I went to film school as an undergraduate and have lots of toon-artist friends. Did you do very traditional old-school cell drawing and work with rotoscopes, etc., or are you a guy who went to computers even early on? The reason I ask is because just as with claymation, animation is slow, painstaking work. I don’t know if you’re a fast worker or what?
The last time I worked on cells was 1996 and the last time I worked on paper was maybe 1998.
I do not miss either in either the tiniest way. I draw on paper every day but working on paper when you are animating, especially if you’re working commercially, is something I wouldn’t even contemplate.
The amount of work is actually about the same, but the workflow is very different. Working on paper requires lots and lots of testing, which makes the production top heavy and then filters down to busy-work as you progress. Working digitally lets you test as you go which means that clients are seeing results sooner and that suits them rather more. There are pros and cons to both of course but I’m happy working digitally.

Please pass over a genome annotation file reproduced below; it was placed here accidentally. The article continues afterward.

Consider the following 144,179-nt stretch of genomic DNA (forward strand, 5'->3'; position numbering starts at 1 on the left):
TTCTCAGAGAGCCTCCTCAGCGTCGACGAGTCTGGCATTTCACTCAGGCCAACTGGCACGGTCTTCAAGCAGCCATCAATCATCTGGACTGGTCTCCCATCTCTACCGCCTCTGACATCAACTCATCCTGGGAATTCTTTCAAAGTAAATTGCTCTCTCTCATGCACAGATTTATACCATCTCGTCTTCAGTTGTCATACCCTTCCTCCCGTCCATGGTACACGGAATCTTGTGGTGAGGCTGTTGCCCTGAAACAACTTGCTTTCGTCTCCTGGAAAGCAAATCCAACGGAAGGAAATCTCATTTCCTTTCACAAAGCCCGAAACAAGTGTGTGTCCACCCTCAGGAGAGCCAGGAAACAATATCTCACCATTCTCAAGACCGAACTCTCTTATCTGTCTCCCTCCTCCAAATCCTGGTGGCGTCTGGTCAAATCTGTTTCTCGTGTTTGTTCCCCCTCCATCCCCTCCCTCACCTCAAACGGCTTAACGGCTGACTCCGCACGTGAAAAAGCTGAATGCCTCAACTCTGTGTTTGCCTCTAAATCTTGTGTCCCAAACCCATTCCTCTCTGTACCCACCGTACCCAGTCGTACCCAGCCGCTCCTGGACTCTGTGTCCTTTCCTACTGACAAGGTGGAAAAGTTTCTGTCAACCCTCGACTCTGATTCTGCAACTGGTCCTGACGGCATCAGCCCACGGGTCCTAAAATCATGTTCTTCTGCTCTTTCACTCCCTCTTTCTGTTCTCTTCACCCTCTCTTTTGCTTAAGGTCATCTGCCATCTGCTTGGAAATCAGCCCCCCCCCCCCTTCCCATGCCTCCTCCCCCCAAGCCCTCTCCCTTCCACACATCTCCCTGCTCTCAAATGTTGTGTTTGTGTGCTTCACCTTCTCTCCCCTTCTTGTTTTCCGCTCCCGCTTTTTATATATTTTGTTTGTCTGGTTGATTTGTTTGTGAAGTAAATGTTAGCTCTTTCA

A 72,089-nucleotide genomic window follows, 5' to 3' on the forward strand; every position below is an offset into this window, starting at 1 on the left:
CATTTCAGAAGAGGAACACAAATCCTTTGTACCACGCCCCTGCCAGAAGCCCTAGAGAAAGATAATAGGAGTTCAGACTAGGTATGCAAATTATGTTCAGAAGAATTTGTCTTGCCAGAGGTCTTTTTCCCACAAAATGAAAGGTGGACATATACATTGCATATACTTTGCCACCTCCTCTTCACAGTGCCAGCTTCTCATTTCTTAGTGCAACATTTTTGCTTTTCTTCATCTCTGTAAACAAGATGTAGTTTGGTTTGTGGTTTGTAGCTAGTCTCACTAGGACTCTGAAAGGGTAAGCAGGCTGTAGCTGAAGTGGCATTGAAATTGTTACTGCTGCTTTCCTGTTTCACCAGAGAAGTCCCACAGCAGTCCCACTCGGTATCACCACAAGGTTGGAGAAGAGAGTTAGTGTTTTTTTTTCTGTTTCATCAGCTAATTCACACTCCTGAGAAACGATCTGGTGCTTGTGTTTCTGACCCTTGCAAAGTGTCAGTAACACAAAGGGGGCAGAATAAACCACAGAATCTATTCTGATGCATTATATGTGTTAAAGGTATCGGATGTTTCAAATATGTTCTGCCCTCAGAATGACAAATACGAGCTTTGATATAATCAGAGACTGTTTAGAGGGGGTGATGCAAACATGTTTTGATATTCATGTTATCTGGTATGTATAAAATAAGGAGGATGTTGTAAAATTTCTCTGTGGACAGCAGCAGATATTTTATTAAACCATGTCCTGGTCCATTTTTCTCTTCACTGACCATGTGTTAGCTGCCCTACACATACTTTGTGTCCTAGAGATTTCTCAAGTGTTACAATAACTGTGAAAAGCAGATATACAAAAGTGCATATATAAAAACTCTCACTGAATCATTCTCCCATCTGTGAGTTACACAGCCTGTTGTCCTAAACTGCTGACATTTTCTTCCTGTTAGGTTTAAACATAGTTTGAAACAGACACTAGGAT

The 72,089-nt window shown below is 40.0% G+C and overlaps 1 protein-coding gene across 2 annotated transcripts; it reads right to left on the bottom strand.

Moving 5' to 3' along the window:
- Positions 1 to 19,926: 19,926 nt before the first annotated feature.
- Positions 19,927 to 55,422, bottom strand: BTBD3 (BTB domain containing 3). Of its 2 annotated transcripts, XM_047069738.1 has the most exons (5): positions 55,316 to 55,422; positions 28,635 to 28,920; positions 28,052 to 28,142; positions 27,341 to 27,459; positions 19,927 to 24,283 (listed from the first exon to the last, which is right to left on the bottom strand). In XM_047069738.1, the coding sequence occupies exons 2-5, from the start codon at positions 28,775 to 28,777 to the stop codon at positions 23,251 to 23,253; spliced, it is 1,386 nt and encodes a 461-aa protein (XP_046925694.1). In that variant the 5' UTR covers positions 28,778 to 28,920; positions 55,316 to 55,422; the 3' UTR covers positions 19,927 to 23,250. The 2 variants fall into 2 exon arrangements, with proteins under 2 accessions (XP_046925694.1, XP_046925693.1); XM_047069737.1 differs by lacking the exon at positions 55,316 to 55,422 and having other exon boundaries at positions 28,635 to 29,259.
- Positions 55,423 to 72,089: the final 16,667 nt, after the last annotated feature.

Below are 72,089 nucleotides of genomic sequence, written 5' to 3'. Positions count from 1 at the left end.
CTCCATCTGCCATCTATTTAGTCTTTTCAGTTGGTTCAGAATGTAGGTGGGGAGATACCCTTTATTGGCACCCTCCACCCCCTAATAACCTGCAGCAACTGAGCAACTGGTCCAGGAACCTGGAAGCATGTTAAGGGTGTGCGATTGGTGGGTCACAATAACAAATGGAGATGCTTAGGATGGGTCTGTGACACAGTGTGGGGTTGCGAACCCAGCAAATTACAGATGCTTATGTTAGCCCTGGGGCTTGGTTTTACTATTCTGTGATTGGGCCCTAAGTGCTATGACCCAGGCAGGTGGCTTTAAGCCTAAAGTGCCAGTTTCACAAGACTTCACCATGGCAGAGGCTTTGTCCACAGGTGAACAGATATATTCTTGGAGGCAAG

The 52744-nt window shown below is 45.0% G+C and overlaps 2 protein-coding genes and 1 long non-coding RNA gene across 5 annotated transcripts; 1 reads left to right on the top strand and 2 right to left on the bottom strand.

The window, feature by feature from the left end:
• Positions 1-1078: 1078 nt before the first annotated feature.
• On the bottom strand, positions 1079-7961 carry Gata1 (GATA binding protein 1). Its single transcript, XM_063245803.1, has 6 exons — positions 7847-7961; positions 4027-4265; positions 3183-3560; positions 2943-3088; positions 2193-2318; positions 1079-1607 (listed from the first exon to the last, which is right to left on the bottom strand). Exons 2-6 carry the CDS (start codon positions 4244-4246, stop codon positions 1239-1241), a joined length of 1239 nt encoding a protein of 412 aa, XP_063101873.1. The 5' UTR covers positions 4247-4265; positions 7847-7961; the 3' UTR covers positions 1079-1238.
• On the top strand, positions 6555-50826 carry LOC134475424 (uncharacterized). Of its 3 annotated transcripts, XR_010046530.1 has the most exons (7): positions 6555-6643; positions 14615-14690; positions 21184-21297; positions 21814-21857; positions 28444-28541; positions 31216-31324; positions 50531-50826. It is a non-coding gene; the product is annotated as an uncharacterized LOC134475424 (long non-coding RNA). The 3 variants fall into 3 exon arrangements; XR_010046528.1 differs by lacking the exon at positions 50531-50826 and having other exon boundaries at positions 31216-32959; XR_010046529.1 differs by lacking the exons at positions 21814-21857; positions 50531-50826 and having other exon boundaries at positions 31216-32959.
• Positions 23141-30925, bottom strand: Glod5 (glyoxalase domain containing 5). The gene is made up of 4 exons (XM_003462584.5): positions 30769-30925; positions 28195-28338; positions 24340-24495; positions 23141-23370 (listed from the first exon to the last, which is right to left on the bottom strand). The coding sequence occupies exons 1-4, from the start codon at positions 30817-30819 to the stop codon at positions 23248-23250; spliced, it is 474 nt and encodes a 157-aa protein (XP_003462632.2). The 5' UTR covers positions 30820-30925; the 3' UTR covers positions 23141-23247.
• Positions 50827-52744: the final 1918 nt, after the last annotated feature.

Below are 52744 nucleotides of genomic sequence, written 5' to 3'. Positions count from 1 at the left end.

Forgive me for being a layman, but have Painter 11, Adobe CS6, and Photoshop changed your world? A lot of artists of all kinds I know are pretty encumbered and intimidated by technology in general. I was wondering if sometimes you get young talent who may be great at art, per sé, but find tech and machines a bitch.
If you want to work as a commercial animator then you have to know how to use the basic software packages or you simply will not work. By “commercial work” I mean work you are paid to do for commercial interests, not just television commercials. If you want to make your own films and have no interest in commercial work then work in whatever medium suits you best. Most students arrive these days with some understanding of the software necessary and I wonder if in the future it’ll be mandatory for admission.